With countless novels and short stories to her credit, Joanne Harris is perhaps best-known as the author of Chocolat. Her most recent novel is The Gospel of Loki, which she spoke about at the Emirates Airline Festival of Literature in Dubai last week. We caught up with her on the last day of this vibrant annual literature festival to ask her about her first impressions of Dubai and the festival.
Could you tell us about your experience during the Literature Festival in Dubai? We’ve had an unusual amount of free time and activities. It’s often quite rare to get to do things except for what you have come to do in terms of work. It has been genuinely fun. The volunteers are extraordinary.
So you would come back? I would come back! I hope I’m invited.
How have you found the audiences and people different from other festivals? I think the people are great. In terms of being different, I usually find that festival crowds are really good. I have seen lots more younger people here than in some other festivals. Some festivals tend to alienate the young. This one has not been like that. And it’s been very well organised. Everything seems to be going by clockwork. The staff are extremely good at coping. They are wonderfully cheerful and unruffled.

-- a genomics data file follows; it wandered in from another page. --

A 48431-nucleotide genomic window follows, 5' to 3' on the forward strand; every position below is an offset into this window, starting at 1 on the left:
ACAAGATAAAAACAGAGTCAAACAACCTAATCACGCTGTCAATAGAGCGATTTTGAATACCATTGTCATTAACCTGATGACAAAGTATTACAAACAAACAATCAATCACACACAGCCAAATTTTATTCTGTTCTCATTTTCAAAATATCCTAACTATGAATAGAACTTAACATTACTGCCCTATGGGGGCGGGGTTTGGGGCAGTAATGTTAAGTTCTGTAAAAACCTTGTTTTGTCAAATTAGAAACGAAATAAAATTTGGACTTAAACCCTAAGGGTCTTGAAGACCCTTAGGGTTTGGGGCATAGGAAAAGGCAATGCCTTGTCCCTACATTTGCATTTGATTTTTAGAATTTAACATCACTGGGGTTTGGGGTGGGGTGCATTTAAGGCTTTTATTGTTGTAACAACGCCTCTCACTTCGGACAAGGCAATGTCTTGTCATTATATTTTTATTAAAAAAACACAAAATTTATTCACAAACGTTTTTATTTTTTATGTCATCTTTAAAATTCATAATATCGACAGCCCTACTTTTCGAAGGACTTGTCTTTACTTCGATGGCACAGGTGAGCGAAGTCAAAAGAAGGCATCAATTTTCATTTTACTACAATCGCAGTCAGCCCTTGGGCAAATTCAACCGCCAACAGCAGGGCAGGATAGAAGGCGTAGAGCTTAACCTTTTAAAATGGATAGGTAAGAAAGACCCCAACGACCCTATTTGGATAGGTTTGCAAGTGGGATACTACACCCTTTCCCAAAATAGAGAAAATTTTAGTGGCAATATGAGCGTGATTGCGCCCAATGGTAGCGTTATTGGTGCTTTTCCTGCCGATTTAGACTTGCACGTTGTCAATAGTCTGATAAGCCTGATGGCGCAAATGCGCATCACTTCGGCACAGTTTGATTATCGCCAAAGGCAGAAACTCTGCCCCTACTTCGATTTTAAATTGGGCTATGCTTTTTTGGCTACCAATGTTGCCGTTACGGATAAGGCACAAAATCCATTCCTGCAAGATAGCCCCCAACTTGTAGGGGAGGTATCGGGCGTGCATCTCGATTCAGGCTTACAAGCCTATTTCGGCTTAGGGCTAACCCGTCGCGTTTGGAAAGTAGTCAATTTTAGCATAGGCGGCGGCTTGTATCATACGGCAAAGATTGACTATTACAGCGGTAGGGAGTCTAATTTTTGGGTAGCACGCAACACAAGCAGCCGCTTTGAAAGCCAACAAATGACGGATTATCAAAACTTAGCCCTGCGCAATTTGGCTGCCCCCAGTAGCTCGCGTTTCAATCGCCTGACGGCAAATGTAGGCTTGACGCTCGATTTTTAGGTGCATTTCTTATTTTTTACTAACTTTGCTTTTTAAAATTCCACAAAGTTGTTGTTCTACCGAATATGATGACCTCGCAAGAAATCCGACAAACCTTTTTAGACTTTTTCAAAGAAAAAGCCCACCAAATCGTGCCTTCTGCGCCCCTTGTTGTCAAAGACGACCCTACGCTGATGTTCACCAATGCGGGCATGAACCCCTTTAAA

What about the questions during the sessions? I have done incredible amounts of media before arriving here and I think people have been extremely well prepared. They all come out with different kinds of questions. Some of them are fans of my French books, some of my thrillers, etc and some have read them all. This diversity makes for an interesting discussion.
What is your favourite festival? There are many festivals that I enjoy. Some international ones and some at home. It is never the same experience twice. But I think one of the nice things about festivals is the audiences and the opportunity to meet and thank some of the people who have helped keep that book on the shelf.
This is your first trip to Dubai. What are your impressions of this city? I have liked it enormously. I have seen Egypt and Tangier, and it’s not like either. I knew it was modern – I didn’t realise how modern it was. I didn’t realise quite how multi-cultural it would be. So the chemistry is quite different to what I thought it would be. People have been enormously welcoming and friendly regardless of what ethnic group they were from. I have liked the sight of girls veiled and in local dress chatting to girls from other countries animatedly about books. Because books have brought them to together at this festival.
And your favourite part of Dubai? What I really was looking forward to is going out to the desert. And we had a lovely event in the desert. This was something I had never experienced before. It was such a magical scene.